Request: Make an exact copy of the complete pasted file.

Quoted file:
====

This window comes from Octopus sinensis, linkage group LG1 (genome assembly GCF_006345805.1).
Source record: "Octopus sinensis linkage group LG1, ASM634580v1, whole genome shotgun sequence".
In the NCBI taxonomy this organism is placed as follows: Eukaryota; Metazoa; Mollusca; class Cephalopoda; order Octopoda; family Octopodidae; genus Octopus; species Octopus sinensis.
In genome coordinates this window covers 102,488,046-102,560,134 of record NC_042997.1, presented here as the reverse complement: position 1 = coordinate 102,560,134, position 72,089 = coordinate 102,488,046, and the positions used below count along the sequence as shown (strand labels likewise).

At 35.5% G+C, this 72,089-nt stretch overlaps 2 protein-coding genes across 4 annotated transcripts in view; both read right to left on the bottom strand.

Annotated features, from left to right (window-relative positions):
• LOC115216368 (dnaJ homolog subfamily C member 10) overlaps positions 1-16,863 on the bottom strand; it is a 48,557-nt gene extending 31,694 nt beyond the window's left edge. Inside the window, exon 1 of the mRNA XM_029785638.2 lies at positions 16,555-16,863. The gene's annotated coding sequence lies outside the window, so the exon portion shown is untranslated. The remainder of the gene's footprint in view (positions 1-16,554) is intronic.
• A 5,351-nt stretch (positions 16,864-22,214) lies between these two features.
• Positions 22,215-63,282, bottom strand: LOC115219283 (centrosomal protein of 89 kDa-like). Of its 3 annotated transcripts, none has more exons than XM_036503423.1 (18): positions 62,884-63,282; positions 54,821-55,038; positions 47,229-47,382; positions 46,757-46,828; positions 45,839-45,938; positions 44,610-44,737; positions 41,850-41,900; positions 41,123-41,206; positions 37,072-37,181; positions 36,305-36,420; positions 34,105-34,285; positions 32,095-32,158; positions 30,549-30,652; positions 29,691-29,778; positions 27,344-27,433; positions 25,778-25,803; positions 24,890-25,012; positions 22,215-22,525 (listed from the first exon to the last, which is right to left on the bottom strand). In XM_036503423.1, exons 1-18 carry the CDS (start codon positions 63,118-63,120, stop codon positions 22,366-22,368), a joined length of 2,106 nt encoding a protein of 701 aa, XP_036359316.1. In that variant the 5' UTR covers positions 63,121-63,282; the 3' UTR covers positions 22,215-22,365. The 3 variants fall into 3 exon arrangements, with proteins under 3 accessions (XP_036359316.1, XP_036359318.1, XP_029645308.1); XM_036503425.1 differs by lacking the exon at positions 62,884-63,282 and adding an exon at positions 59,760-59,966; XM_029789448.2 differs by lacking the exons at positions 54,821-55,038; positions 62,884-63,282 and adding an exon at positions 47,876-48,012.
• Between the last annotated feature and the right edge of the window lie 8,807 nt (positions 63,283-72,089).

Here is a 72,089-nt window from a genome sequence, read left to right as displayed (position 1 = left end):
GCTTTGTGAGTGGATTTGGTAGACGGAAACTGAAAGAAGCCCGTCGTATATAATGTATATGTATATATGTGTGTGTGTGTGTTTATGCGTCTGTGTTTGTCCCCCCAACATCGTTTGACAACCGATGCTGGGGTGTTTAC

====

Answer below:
This window comes from Octopus sinensis, linkage group LG1 (genome assembly GCF_006345805.1).
Source record: "Octopus sinensis linkage group LG1, ASM634580v1, whole genome shotgun sequence".
In the NCBI taxonomy this organism is placed as follows: Eukaryota; Metazoa; Mollusca; class Cephalopoda; order Octopoda; family Octopodidae; genus Octopus; species Octopus sinensis.
In genome coordinates this window covers 102,488,046-102,560,134 of record NC_042997.1, presented here as the reverse complement: position 1 = coordinate 102,560,134, position 72,089 = coordinate 102,488,046, and the positions used below count along the sequence as shown (strand labels likewise).

At 35.5% G+C, this 72,089-nt stretch overlaps 2 protein-coding genes across 4 annotated transcripts in view; both read right to left on the bottom strand.

Annotated features, from left to right (window-relative positions):
• LOC115216368 (dnaJ homolog subfamily C member 10) overlaps positions 1-16,863 on the bottom strand; it is a 48,557-nt gene extending 31,694 nt beyond the window's left edge. Inside the window, exon 1 of the mRNA XM_029785638.2 lies at positions 16,555-16,863. The gene's annotated coding sequence lies outside the window, so the exon portion shown is untranslated. The remainder of the gene's footprint in view (positions 1-16,554) is intronic.
• A 5,351-nt stretch (positions 16,864-22,214) lies between these two features.
• Positions 22,215-63,282, bottom strand: LOC115219283 (centrosomal protein of 89 kDa-like). Of its 3 annotated transcripts, none has more exons than XM_036503423.1 (18): positions 62,884-63,282; positions 54,821-55,038; positions 47,229-47,382; positions 46,757-46,828; positions 45,839-45,938; positions 44,610-44,737; positions 41,850-41,900; positions 41,123-41,206; positions 37,072-37,181; positions 36,305-36,420; positions 34,105-34,285; positions 32,095-32,158; positions 30,549-30,652; positions 29,691-29,778; positions 27,344-27,433; positions 25,778-25,803; positions 24,890-25,012; positions 22,215-22,525 (listed from the first exon to the last, which is right to left on the bottom strand). In XM_036503423.1, exons 1-18 carry the CDS (start codon positions 63,118-63,120, stop codon positions 22,366-22,368), a joined length of 2,106 nt encoding a protein of 701 aa, XP_036359316.1. In that variant the 5' UTR covers positions 63,121-63,282; the 3' UTR covers positions 22,215-22,365. The 3 variants fall into 3 exon arrangements, with proteins under 3 accessions (XP_036359316.1, XP_036359318.1, XP_029645308.1); XM_036503425.1 differs by lacking the exon at positions 62,884-63,282 and adding an exon at positions 59,760-59,966; XM_029789448.2 differs by lacking the exons at positions 54,821-55,038; positions 62,884-63,282 and adding an exon at positions 47,876-48,012.
• Between the last annotated feature and the right edge of the window lie 8,807 nt (positions 63,283-72,089).

Here is a 72,089-nt window from a genome sequence, read left to right as displayed (position 1 = left end):
GCTTTGTGAGTGGATTTGGTAGACGGAAACTGAAAGAAGCCCGTCGTATATAATGTATATGTATATATGTGTGTGTGTGTGTTTATGCGTCTGTGTTTGTCCCCCCAACATCGTTTGACAACCGATGCTGGGGTGTTTAC